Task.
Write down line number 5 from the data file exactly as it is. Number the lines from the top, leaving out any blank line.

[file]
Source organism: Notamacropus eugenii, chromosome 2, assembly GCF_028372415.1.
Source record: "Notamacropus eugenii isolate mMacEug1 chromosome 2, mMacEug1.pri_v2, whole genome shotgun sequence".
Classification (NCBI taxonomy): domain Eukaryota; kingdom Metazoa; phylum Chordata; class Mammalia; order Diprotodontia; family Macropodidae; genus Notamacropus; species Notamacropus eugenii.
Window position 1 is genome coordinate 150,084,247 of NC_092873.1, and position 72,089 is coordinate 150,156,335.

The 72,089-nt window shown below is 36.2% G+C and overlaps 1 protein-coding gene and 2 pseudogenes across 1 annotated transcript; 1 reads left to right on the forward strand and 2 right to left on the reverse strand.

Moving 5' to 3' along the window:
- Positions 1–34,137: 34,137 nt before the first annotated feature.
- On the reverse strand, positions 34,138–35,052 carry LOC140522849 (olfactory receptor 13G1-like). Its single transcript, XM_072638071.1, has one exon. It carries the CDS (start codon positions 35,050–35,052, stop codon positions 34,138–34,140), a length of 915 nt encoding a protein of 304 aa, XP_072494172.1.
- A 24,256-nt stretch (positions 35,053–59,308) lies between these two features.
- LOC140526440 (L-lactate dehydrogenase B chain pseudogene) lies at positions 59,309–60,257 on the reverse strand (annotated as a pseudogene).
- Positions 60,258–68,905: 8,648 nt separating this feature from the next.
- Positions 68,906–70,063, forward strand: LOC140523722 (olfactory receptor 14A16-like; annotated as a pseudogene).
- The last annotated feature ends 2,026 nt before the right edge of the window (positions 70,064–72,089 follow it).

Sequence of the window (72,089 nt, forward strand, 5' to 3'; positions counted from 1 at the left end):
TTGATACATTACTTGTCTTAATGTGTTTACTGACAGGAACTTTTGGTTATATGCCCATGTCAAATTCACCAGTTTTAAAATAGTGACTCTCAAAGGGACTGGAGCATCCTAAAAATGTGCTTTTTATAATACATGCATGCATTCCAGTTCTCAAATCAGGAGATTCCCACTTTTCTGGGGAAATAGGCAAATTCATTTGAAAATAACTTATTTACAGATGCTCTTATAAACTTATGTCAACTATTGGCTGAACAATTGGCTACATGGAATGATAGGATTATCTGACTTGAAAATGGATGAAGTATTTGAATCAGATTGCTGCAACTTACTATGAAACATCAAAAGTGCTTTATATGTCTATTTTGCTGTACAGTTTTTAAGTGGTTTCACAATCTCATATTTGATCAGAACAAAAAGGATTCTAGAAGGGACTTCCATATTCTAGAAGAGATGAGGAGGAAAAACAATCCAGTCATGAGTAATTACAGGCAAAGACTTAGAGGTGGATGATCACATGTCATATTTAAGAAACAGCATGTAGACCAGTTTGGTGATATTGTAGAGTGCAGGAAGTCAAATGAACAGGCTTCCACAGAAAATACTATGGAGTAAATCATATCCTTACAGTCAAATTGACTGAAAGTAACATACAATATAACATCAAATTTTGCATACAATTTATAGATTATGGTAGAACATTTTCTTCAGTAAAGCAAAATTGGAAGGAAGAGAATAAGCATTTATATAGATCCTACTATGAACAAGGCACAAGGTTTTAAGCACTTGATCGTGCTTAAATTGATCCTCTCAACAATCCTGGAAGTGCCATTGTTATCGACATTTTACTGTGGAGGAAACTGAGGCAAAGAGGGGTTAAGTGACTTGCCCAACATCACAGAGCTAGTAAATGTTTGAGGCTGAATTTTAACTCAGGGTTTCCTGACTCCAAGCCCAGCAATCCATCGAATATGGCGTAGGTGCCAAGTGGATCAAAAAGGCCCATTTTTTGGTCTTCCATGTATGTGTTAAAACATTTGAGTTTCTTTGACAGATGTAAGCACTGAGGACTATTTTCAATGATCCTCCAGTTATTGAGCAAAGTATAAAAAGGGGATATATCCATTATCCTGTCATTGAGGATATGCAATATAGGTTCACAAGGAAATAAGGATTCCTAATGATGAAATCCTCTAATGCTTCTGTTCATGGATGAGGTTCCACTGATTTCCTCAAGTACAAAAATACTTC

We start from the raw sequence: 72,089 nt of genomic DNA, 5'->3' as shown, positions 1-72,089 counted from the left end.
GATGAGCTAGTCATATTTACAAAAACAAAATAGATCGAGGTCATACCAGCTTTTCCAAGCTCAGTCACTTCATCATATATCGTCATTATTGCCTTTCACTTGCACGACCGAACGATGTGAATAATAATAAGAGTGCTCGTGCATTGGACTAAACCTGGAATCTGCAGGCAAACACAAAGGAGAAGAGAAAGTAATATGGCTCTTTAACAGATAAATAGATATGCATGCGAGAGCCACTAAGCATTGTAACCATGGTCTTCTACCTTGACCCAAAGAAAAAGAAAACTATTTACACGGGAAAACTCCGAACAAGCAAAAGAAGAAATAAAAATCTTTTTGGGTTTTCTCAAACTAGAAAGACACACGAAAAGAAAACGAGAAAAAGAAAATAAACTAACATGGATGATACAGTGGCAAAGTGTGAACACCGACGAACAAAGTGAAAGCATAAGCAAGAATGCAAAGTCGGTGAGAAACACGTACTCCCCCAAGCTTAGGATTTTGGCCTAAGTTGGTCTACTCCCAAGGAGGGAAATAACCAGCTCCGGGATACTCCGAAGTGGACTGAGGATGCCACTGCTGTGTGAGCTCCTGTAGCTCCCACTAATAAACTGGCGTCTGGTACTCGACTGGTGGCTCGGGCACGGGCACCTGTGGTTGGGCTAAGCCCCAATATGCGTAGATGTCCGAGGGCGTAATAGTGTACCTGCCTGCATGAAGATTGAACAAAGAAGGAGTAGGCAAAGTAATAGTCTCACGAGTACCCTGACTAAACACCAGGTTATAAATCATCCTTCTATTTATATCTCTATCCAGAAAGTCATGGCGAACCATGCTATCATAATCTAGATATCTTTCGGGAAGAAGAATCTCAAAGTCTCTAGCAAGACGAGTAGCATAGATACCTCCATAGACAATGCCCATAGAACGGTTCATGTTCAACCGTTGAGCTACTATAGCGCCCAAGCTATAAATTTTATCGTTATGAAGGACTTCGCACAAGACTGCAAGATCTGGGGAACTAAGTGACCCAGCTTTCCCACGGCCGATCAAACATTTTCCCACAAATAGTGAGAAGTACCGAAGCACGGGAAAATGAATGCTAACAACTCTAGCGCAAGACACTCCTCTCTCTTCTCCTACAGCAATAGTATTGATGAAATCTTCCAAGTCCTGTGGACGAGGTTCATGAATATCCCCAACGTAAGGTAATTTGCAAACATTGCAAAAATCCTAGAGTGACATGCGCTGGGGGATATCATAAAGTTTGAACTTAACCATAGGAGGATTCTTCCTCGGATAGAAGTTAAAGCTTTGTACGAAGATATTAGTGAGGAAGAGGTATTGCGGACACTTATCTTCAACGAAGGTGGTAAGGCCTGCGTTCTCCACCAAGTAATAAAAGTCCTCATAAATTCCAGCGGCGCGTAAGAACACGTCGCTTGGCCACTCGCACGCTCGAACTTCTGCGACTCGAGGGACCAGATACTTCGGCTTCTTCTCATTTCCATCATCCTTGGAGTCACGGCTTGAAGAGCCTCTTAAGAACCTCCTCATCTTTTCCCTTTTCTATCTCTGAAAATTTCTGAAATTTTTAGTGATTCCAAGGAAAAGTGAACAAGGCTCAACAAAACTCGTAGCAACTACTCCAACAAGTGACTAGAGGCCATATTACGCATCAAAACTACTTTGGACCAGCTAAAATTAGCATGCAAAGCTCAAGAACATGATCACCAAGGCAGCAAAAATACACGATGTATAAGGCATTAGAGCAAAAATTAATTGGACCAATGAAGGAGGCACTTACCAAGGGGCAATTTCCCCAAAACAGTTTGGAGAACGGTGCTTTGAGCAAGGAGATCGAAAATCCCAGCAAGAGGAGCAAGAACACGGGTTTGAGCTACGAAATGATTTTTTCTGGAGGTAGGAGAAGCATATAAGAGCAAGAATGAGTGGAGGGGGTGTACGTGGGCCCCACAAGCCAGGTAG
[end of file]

The 72,089-nt window shown below is 36.2% G+C and overlaps 1 protein-coding gene and 2 pseudogenes across 1 annotated transcript; 1 reads left to right on the forward strand and 2 right to left on the reverse strand.